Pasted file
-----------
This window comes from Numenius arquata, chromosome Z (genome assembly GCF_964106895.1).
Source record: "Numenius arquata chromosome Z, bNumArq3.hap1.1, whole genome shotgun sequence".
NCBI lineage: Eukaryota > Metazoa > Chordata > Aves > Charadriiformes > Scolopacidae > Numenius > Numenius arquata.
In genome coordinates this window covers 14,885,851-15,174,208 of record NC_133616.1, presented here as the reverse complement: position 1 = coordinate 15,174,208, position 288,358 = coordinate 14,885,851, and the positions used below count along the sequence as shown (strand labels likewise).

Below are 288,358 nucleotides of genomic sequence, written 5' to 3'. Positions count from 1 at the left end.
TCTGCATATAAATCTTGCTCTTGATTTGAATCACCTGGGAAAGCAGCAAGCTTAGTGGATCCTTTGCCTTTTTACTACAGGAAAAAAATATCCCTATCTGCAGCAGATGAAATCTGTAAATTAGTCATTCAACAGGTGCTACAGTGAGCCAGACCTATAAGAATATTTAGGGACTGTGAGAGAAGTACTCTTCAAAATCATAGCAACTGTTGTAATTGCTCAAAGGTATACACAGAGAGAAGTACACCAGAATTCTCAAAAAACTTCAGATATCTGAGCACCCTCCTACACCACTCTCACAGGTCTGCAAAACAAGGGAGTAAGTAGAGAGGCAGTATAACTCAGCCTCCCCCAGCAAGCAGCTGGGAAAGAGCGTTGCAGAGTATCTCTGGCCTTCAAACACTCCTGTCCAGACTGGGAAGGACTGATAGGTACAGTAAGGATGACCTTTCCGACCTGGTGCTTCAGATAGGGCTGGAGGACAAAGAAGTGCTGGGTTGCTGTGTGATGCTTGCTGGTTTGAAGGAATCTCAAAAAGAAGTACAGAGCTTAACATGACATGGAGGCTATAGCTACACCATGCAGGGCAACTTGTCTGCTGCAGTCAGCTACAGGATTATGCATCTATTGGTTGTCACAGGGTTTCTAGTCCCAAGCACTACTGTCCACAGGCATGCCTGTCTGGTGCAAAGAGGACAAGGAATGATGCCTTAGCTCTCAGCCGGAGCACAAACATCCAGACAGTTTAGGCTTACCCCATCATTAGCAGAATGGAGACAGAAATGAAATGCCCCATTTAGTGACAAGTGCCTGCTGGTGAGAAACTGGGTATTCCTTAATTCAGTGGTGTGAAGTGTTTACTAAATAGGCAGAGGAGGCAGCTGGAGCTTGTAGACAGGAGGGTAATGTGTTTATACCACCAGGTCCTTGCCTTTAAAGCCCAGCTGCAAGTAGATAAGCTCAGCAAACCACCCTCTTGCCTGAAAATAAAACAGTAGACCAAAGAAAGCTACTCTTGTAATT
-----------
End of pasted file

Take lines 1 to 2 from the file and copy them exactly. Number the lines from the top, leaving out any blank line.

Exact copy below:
This window comes from Numenius arquata, chromosome Z (genome assembly GCF_964106895.1).
Source record: "Numenius arquata chromosome Z, bNumArq3.hap1.1, whole genome shotgun sequence".